Each day for the last decade, Chinese artist Song Dong has written his diary in water on a stone. This process of revelation and evaporation goes against the archival function we traditionally associate with diary keeping, but it highlights the artist’s interest in the fragility of representation and fixed memorya concern he shares with Paul Ramírez Jonas. And like Matta-Clark, Song Dong finds inspiration in the deterioration of the built environment. Both Song Dong and his wife, the artist Yin Xiuzhen, have collected fragments of buildings from around Beijing, and made works employing these bits of ruins left behind as the city redevelops and tears down its traditional buildings.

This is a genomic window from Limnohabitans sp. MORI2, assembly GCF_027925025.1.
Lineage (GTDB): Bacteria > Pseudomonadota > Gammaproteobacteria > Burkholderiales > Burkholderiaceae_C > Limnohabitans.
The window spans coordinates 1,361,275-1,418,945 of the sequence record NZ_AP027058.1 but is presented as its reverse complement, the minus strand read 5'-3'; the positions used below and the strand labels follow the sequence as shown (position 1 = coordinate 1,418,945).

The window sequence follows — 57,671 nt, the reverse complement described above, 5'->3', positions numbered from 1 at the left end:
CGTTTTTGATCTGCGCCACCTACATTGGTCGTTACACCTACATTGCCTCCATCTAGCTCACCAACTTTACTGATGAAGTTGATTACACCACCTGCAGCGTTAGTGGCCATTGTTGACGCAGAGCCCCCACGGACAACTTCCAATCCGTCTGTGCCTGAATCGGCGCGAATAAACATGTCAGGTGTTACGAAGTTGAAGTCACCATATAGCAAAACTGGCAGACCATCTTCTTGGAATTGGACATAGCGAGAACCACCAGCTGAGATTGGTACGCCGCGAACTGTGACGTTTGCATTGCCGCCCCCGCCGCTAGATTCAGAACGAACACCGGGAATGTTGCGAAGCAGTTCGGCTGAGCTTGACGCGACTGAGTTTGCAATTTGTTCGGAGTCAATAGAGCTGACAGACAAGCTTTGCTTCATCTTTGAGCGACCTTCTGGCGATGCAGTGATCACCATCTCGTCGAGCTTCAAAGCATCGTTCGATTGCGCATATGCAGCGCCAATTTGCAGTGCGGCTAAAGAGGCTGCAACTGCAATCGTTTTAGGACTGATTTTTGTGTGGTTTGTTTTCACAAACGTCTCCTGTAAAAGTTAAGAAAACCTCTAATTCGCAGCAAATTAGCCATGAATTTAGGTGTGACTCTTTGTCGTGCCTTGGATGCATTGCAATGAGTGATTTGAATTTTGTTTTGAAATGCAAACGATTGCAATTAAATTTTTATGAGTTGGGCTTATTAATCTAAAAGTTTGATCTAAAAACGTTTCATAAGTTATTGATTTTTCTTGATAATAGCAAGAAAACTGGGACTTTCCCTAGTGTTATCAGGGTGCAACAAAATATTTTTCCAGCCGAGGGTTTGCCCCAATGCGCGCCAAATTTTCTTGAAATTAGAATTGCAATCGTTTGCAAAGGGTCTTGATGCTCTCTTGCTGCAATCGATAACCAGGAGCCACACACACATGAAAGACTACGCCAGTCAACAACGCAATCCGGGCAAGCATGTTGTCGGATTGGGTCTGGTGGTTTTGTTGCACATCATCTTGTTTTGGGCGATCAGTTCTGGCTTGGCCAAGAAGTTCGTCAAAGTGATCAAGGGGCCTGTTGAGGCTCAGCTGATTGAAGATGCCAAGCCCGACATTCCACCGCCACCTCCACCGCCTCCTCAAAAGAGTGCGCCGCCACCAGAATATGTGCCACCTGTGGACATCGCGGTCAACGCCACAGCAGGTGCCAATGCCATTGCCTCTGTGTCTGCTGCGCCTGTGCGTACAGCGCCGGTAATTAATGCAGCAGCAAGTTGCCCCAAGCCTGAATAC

In his travels over the past four years, Song Dong has accumulated snapshots of himself at tourist sites such as London’s Trafalgar Square, Berlin’s Brandenburg Gate, and Paris’s Eiffel Tower. Burning them one by one, but documenting their immolation, Song Dong pulls back from the complete erasure evident in his water diary. In the resulting artwork, there is a moment when we realize that the film is actually running in reverse: the flame is constituting the image, and the fire is revealed to us as a kind of curative force. Destruction unleashes its creative power. Concluding with an image of the artist standing before the High Line, Burning Photograph further suggests the prescriptive and yet destructive effect photography can have upon the ways we think of placeplaces we have been to, those we have yet to visit, and those we can never attain.